Mortgage Servicing Fraud
occurs post loan origination when mortgage servicers use false statements and book-keeping entries, fabricated assignments, forged signatures and utter counterfeit intangible Notes to take a homeowner's property and equity.
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This is a must read. Think they and their servicers "knew" what they were doing to the psyches and lives of their borrowers? Give me an f-ing break! Pass the pity cup!

Subprime Profiteers Go Belly Up
Nearly overnight, mortgage company execs saw their personal wealth evaporate. Some will find it hard to adapt to a less lavish lifestyle
by Ben Levisohn

In February, Michael Strauss, founder and chief executive officer of American Home Mortgage (AHMI.Q), went to bed, safe in the knowledge that his 4.5 million shares in the company were worth $160 million. Six months later, pretty much all of that wealth has vanished. Fears over subprime mortgages led to a credit crunch, squeezing subprime specialist American Home to the point that it filed for bankruptcy Aug. 6.
Strauss unloaded 3 million shares at $1.17 each just days earlier, on Aug. 1, in a move that could attract the attention of securities regulators (see, 8/13/07, "Insider Trading at American Home?") But American Home said in a filing with the Securities & Exchange Commission that the sale was to meet a margin call. The rest of Strauss' shares now are essentially worthless.


Strauss isn't the only executive smarting from the credit crunch. A slew of chief executives who had profited from the housing boom are now feeling the pain of the crash. Scott Hartman, CEO of another subprime mortgage provider, Novastar Financial (NFI), has seen his stock in the company tumble to a value of less than $10 million, from $160 million. At Tarragon (TARR), which invests in distressed properties and builds new homes, Chairman and CEO William Friedman has had his company stake drop toto $2 million, from nearly $45 million.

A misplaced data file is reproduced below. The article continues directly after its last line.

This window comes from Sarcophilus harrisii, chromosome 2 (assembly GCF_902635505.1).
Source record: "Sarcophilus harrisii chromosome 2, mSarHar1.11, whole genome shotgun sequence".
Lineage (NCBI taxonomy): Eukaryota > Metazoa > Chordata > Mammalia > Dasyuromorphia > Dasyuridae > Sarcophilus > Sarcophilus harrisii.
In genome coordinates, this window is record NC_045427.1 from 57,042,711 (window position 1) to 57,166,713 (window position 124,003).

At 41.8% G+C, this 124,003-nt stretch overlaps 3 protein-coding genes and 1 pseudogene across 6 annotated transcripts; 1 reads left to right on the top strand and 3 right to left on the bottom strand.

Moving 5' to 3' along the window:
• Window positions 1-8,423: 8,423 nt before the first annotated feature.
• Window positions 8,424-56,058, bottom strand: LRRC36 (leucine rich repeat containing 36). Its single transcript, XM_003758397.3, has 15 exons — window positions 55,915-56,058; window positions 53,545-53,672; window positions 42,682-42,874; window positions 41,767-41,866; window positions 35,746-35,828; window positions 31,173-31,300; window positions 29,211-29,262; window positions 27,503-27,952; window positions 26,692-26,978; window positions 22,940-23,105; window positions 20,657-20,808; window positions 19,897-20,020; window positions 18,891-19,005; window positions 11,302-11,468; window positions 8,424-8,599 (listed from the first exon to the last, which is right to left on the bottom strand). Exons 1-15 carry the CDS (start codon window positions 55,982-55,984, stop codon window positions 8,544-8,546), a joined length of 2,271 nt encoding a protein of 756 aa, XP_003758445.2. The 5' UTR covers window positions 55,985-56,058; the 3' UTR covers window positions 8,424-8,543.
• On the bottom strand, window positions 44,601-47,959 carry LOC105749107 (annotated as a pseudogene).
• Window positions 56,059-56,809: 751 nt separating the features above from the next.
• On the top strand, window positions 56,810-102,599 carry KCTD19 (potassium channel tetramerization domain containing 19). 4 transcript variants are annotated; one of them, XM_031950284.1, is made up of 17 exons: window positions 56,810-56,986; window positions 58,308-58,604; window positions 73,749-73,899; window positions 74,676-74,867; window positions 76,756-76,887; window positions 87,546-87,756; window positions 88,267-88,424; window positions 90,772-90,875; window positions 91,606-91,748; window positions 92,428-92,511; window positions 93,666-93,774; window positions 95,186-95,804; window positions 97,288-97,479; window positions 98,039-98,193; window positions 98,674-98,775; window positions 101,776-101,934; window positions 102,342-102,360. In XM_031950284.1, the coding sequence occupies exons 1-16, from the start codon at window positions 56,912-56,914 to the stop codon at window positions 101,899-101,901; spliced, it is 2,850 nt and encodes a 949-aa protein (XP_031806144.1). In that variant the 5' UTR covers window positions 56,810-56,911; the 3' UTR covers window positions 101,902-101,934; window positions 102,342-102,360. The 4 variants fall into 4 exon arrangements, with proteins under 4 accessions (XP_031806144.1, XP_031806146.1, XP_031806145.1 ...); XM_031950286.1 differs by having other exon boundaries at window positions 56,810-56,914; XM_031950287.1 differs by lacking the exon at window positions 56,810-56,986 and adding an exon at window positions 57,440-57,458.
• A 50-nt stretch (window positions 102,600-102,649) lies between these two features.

Of course, there are numerous victims of the credit crunch, plenty of them much more sympathetic than the top brass who participated in the bubble. Start with the homeowners who took on subprime loans to buy their dream homes and will now lose them as they're swamped by rising interest rates. Or the would-be home buyers who are trying to buy a house but now can't close the deal because their loans are falling through. Perhaps even the investors in housing-related stocks, including pension funds and university endowments, who are now seeing their holdings plummet.

But the chief executives of mortgage providers, homebuilders, and other real estate-related companies have seen some of the most dramatic twists of fate in modern business history. In mere months, they've gone from feted multimillionaires to, at least in some cases, bankrupt scapegoats. "Obviously it's devastating," says Howard Sontag, investment advisor and founder of Sontag Advisory in New York City. "It's a true reversal of fortune."


Even those who don't end up with their companies in bankruptcy will be squeezed. Sure, some still have millions, but wealth is relative. When you have a sky-high net worth, it seems everything is affordable. Maybe you've bought your own jet or have partial ownership of one through a company like NetJets. Perhaps you've purchased a summer home in the Hamptons. But with the money gone, Sontag says, "What brought joy now brings angst."
Even when the money's gone, many find it hard to let go of their jet-set ways. What once were luxuries now feel like necessities. Relationships may change as well, Sontag said. Spousal relations may deteriorate as couples battle over what costs to cut. Friends may treat an executive differently now that he appears to have lost the Midas touch. Children also suffer, becoming acutely aware of the stress their parents are facing—not to mention facing the threat of a major lifestyle change. Houses may be sold, riding lessons stopped, and private-school tuition lost.


But the biggest change of all may be internal. "It changes the psyche of the individual impacted by it," Sontag said. "There's a perception that they were a winner and now they're not."
So what can formerly super-rich CEOs do when their share price tanks? They need to adjust to their new reality. That means cutting back on expenses, including the jet and the vacation home, and unwinding any debt they may have. In a word: triage.
Perhaps these CEOs can't expect too much sympathy, especially from suffering homeowners or investors. Householder Group financial advisor and Regional Vice-President Robert Burkarth says he feels bad for the little guys who have been hurt in the credit crash—the people who lost their jobs (6,000 at American Home alone), or have watched the value of their shares fall precipitously.
As for the big shots? "I'm shedding crocodile tears," Burkarth said. "It's a little hard to feel sorry for them."
See BusinessWeek's slide show of America's Biggest Losers.
Ben Levisohn is an intern for BusinessWeek.
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